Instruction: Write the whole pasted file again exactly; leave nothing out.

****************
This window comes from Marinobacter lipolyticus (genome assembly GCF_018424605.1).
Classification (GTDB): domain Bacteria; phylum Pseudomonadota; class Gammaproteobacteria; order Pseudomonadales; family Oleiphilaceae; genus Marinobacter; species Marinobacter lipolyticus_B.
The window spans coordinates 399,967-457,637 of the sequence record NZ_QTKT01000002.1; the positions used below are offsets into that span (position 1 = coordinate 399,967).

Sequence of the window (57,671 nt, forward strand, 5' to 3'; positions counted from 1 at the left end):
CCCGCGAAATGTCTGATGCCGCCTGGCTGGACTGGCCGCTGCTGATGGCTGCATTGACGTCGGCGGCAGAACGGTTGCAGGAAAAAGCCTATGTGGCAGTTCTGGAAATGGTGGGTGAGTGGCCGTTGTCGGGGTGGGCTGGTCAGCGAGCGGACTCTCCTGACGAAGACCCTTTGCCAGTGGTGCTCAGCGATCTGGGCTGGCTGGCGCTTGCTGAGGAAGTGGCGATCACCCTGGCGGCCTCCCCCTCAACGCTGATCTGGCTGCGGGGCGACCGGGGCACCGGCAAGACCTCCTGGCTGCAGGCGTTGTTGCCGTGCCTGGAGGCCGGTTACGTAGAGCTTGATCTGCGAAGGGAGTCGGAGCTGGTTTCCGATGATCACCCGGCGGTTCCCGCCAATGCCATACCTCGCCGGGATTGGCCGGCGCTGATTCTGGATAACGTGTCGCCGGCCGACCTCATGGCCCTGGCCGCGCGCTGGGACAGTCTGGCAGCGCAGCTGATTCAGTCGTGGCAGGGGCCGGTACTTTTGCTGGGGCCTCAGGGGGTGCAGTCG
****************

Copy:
This window comes from Marinobacter lipolyticus (genome assembly GCF_018424605.1).
Classification (GTDB): domain Bacteria; phylum Pseudomonadota; class Gammaproteobacteria; order Pseudomonadales; family Oleiphilaceae; genus Marinobacter; species Marinobacter lipolyticus_B.
The window spans coordinates 399,967-457,637 of the sequence record NZ_QTKT01000002.1; the positions used below are offsets into that span (position 1 = coordinate 399,967).

Sequence of the window (57,671 nt, forward strand, 5' to 3'; positions counted from 1 at the left end):
CCCGCGAAATGTCTGATGCCGCCTGGCTGGACTGGCCGCTGCTGATGGCTGCATTGACGTCGGCGGCAGAACGGTTGCAGGAAAAAGCCTATGTGGCAGTTCTGGAAATGGTGGGTGAGTGGCCGTTGTCGGGGTGGGCTGGTCAGCGAGCGGACTCTCCTGACGAAGACCCTTTGCCAGTGGTGCTCAGCGATCTGGGCTGGCTGGCGCTTGCTGAGGAAGTGGCGATCACCCTGGCGGCCTCCCCCTCAACGCTGATCTGGCTGCGGGGCGACCGGGGCACCGGCAAGACCTCCTGGCTGCAGGCGTTGTTGCCGTGCCTGGAGGCCGGTTACGTAGAGCTTGATCTGCGAAGGGAGTCGGAGCTGGTTTCCGATGATCACCCGGCGGTTCCCGCCAATGCCATACCTCGCCGGGATTGGCCGGCGCTGATTCTGGATAACGTGTCGCCGGCCGACCTCATGGCCCTGGCCGCGCGCTGGGACAGTCTGGCAGCGCAGCTGATTCAGTCGTGGCAGGGGCCGGTACTTTTGCTGGGGCCTCAGGGGGTGCAGTCG